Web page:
• New safety features are standard, expanded list of advanced safety features is available
  • Updated styling enhances the Edge’s looks
  • Pricing starts at $30,990, including destination charges

 

Not everyone needs a midsize SUV with a third row. Some would rather have a roomy second row plus a huge cargo area. For those shoppers, there are 2-row midsize SUVs, a segment that made up for more than 600,000 vehicles sold last year. One of the more popular vehicles in that segment is the Ford Edge, which returns for 2019 with updated styling, an expanded roster of safety features, and a new transmission. In addition, all Edges, with the exception of one model, are powered by a 2.0-liter 250-horsepower turbocharged 4-cylinder engine. The 3.5-liter engine is no longer available, and the only model to get 2.7-liter EcoBoost V6 is the all-new Edge ST, which replaces and goes far beyond what the Sport offered last year. You can also read our first review of the 2019 Ford Edge ST.

Updated Looks

Starting with the sharper nose, the Ford Edge now has a wider grille and redesigned hood. New LED lighting and new fog lights are available, as are five new wheel designs. Also new for 2019 models are a new liftgate design and available LED taillights. Inside, the console was redesigned, due in no small part to the change in the transmission shifter: instead of a lever with the PRNDL in a line, 2019 models use a rotary dial to control the new 8-speed automatic transmission. Another change in the cabin: Wireless smartphone charging is an available option.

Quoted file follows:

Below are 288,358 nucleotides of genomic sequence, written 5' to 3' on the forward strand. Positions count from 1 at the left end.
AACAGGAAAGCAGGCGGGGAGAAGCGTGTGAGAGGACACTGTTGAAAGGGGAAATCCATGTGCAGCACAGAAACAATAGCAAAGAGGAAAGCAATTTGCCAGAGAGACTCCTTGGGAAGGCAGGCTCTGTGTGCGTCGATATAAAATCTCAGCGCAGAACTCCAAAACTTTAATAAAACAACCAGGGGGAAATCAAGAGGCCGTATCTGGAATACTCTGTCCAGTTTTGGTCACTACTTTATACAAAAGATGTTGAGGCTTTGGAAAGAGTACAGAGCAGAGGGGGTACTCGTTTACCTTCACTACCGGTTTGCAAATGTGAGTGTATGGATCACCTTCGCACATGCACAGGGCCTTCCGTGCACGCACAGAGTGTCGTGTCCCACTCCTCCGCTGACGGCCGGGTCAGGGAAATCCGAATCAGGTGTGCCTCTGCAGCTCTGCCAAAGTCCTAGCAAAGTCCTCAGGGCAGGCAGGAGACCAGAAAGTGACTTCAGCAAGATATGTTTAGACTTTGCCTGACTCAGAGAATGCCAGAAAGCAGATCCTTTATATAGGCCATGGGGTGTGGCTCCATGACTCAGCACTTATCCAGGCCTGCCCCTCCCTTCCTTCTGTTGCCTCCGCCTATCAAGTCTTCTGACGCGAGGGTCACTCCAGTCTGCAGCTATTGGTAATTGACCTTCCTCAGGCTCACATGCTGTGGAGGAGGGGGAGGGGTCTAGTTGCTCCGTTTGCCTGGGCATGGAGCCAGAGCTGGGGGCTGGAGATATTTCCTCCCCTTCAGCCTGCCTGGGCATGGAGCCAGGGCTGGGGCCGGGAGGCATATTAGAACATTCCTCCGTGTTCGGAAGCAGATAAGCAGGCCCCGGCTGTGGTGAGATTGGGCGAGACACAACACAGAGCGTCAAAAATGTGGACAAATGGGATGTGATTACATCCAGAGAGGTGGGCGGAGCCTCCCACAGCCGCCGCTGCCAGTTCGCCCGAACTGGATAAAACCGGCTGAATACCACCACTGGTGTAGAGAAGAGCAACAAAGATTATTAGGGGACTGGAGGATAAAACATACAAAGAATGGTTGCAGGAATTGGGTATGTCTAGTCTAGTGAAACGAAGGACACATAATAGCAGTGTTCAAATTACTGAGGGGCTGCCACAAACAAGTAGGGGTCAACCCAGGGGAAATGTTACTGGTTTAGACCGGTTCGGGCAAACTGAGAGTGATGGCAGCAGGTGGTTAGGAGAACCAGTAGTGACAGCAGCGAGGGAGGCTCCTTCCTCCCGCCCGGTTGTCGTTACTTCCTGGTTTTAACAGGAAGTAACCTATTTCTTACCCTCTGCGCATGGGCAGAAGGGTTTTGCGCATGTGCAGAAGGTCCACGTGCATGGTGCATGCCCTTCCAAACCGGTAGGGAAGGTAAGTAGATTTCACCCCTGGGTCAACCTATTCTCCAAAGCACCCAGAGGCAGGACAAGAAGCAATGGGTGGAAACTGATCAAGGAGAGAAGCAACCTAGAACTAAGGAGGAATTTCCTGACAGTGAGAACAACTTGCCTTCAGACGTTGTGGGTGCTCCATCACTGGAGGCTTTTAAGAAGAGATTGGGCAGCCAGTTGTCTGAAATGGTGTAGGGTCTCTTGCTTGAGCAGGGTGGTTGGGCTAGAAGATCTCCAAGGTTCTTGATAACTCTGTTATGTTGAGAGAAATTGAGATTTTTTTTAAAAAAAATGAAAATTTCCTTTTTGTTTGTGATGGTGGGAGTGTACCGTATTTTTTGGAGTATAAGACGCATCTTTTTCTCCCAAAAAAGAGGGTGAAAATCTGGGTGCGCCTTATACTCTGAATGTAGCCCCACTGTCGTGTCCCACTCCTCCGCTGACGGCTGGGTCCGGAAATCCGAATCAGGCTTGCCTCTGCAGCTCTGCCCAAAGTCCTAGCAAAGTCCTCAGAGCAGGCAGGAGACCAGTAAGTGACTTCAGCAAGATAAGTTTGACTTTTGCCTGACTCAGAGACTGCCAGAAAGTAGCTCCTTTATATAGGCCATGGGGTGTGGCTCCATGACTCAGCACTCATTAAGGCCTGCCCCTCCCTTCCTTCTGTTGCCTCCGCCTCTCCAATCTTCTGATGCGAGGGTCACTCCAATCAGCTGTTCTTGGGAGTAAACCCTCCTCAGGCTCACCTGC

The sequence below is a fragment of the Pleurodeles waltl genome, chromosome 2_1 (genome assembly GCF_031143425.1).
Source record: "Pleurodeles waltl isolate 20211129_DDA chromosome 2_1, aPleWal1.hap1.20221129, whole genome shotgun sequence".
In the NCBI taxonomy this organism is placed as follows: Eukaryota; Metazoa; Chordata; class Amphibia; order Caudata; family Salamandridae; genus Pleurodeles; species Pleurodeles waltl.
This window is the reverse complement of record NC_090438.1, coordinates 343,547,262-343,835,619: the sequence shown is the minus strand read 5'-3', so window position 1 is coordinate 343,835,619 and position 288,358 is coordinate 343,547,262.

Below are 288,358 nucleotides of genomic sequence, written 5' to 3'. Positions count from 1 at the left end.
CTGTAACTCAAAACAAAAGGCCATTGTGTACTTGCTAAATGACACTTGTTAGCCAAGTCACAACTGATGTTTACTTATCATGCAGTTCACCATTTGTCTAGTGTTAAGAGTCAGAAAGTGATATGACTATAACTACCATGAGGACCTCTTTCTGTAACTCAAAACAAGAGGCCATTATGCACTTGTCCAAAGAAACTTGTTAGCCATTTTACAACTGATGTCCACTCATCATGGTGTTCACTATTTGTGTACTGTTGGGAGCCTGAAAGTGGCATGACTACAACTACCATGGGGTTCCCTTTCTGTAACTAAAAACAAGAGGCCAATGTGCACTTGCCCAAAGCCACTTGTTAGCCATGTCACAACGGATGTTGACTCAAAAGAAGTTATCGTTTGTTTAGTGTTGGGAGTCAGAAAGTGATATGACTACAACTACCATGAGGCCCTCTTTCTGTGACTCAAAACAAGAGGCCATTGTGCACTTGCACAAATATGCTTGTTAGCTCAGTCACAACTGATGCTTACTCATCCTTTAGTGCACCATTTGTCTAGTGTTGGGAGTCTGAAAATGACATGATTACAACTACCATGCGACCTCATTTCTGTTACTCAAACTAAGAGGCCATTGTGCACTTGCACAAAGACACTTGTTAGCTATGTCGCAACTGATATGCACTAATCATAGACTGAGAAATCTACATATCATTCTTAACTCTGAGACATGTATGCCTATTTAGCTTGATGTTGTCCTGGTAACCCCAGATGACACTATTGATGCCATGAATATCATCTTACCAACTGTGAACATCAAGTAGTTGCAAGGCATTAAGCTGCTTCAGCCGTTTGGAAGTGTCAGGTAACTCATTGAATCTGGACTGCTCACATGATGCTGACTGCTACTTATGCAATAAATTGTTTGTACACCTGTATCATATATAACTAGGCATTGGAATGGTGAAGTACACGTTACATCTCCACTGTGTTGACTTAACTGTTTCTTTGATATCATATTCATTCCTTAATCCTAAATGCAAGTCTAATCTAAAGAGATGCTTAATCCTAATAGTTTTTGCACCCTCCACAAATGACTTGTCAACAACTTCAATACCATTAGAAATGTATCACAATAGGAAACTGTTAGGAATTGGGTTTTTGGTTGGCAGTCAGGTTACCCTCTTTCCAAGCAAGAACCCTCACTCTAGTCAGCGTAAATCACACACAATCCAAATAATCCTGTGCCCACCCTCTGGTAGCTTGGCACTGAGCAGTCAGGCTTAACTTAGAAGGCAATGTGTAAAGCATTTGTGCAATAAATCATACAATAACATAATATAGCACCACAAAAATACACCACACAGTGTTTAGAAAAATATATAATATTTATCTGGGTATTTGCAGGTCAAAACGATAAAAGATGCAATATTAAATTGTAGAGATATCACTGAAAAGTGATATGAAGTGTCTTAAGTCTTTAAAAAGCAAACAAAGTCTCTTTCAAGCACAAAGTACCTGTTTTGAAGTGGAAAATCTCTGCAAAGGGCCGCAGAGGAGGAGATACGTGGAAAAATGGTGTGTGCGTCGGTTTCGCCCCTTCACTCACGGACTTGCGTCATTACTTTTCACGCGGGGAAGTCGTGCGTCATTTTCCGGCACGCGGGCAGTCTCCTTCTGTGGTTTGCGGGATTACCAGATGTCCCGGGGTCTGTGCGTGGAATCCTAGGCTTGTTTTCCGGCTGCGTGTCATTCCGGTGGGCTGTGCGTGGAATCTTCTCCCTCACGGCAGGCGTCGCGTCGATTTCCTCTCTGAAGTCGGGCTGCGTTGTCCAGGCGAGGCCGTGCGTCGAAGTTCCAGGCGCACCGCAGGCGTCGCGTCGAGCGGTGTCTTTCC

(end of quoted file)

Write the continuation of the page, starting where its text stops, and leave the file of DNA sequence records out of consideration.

Expanded Safety

One of the biggest updates to the 2019 Ford Edge is its extensive list of available safety equipment. For the new model year, Ford Edges come standard with the company’s Co-Pilot360 suite of safety features: automatic high beams, lane-keep assist, pre-collision assist with automatic emergency braking, blind-spot warning with cross-traffic alert, and a rearview camera. Higher trim levels are available with evasive steering assist, adaptive cruise control with stop and go, and a lane centering system.

We had the chance to try out many of these features, some of which were safest to evaluate on a closed course. Ford began the safety demonstration by showing the features offered with the Edge’s optional Alexa compatibility. From your home, you can lock or unlock your Edge, and start or turn off the vehicle (all four of those actions require use of a vehicle-specific PIN), and you can also remotely check your vehicle’s tire pressure as well as the amount of fuel left in the tank (distance to empty). From there, we walked to a faux home garage, got in the Edge, and prepared to back out. As we started, we were alerted to an Expedition that was driving along the road, and we stopped until traffic was clear.

Also: Get your first look at the new and redesigned cars of 2019

Next, we arrived at an automatic emergency braking demonstration. This wasn’t a simulation: We actually approached a stopped car at about 20 mph, but the car was a facsimile. Automatic emergency braking uses forward-collision warning, then if the driver doesn’t stop, the system pre-charges the brakes, pumping in brake fluid to prepare the system to stop the car. If the driver still doesn’t stop, the Edge intervenes and stops before you hit the vehicle ahead. We tested it out and it worked like a charm. The fake car was safe to pose another day.